MySQL HTTP Header injection help

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    • #5534
      eyenit0
      Participant

      I’ve got an in house web app(programmed by a freelancer) that I’m testing before pushing it into production and think I’ve found a SQL injection point, but can’t really figure out how to exploit it.

      It basically takes the HTTP User Agent header and adds it to a usrlog table. The syntax is like this:
      INSERT INTO usrlog (useragent) VALUES (‘Injection Point’)

      There’s obviously no output on the page, so I cant use it to really enumerate anything like that, but none of the input is santitized at all. I can throw all the single quotes at it that I want.
      The only weird thing is that using — to comment out the rest of the line doesn’t seem to work. Isn’t — supposed to comment out the rest of  line?

      I just wanted to know if there’s anything that could be done with this kind of injection. If you have any ideas, please let me know.

    • #34942
      dynamik
      Participant

      How are you changing the values? Something like the User Agent Switcher add-on for Firefox?

      When you do that, what shows up in the database? Maybe the developer is sanitizing input and has coded things properly.

    • #34943
      Ketchup
      Participant

      I would say that at least you can pollute the log file with a bunch of junk, and possibly some sensitive data.  Is the usrlog table being displayed elsewhere?  You can inject an XSS vector. 

      Are you using PHP?  mysql_query?

    • #34944
      eyenit0
      Participant

      Sorry, I should have included some of that info in the first post. My bad.
      Yes it’s PHP and mysql_query. It’s a typical LAMP setup.

      I’m changing the value by intercepting the http requests with Burp. I’m positive that things aren’t getting sanitized from the PHP page because I have the general log turned on in MySQL and can see the full request that goes through to the database and it’s exactly how I send it. Whatever I enter is put into the database, granted I don’t screw up the syntax of the query.

      As far as I know, that table is not displayed anywhere else, but maybe I’m wrong. I will do some more searching and see if I can find any reference to it.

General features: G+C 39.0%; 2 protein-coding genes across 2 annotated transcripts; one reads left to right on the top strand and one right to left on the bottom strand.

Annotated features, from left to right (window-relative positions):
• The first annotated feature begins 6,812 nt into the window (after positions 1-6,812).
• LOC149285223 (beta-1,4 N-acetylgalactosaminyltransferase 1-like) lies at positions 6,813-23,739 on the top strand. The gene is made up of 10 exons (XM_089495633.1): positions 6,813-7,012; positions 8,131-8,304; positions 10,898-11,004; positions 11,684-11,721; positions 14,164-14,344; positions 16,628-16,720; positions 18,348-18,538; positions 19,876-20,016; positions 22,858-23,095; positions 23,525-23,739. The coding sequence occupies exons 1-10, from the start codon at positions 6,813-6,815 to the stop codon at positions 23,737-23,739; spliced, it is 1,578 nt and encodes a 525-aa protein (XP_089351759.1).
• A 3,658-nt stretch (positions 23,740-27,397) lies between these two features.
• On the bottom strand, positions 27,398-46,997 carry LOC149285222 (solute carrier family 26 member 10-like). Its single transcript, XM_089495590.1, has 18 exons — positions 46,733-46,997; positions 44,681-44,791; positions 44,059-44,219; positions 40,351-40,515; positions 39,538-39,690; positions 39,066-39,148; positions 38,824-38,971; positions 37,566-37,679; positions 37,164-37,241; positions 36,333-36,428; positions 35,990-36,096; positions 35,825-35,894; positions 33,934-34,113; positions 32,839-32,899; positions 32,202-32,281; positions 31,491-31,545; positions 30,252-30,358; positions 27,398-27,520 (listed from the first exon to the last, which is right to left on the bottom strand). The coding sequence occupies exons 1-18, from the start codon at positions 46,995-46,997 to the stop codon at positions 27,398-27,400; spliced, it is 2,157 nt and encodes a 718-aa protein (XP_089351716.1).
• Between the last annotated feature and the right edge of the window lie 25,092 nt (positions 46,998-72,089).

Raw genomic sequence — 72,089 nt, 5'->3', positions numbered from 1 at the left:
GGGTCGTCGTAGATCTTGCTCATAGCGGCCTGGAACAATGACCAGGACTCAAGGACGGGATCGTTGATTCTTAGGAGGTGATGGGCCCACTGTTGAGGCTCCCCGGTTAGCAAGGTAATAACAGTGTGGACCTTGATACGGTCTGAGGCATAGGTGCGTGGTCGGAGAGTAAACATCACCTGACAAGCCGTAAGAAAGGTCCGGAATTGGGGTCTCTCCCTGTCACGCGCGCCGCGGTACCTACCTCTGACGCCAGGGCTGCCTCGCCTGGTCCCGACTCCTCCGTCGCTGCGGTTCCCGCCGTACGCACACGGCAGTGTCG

Thanks for the help.

    • #34945
      MaXe
      Participant

      If you can locate the vulnerable piece of code and find any references to it, then it would be easier for you to exploit the web application and also for others to aid you in that process.

      What you should be looking for is $_SERVER.

      Use Grep if you’re on Linux, and perhaps WinGrep if you’re on Windows to search through all the files in the Web Application.

    • #34946
      Ketchup
      Participant

      Well, I believe that mysql_query will essentially prevent you from running stacked queries.  So, adding a semicolon and another statement wouldn’t work.  One thing is clear, you can insert anything you want into that table.  I think that you are back looking to see where that data is displayed.  You can then implement a CSRF / XSS vector.  The CSRF vector is especially nice since an admin would likely be reviewing the logs.

    • #34947
      MaXe
      Participant

      @Ketchup wrote:

      Well, I believe that mysql_query will essentially prevent you from running stacked queries.  So, adding a semicolon and another statement wouldn’t work.  One thing is clear, you can insert anything you want into that table.   I think that you are back looking to see where that data is displayed.   You can then implement a CSRF / XSS vector.   The CSRF vector is especially nice since an admin would likely be reviewing the logs.

      Correct, stacked queries does not work on PHP and MySQL implementations  😉

      It is possible to pollute / poison the logs with CSRF and / or XSS vector attacks,
      however it is also possible to perform completely blind sql injection if all aspects are known or possible to be predicted or enumerated.

      In this case, one thing to check is e.g. is magic_quotes turned on?

      Possible attack vectors include but are not limited to:
      – Altering user and password credentials
      – Uploading backdoors in PHP (this requires special permissions.)
      – Loading system files and moving them into the “http” (html) directory. (requires special permissions too.)
      – Adding new users with administrator privileges.
      – Log Pollution / Poisoning as Ketchup said  😉

    • #34948
      eyenit0
      Participant

      Hmm, thanks for the input, I have a lot of thinking to do.
      For the record magic_quotes is set to ON in php.ini.

      I’ll search more and see if I can find if that text is displayed anywhere, although right now I’m not finding anything.

      Is it possible to alter other tables by injecting into that INSERT query? I know I should be able to inject into columns in the usrlog table, but could I edit something like say…the users table? I know I can’t stack the queries because of mysql_query, but didn’t know if there’s another way.

      I’ll keep fooling around with it.

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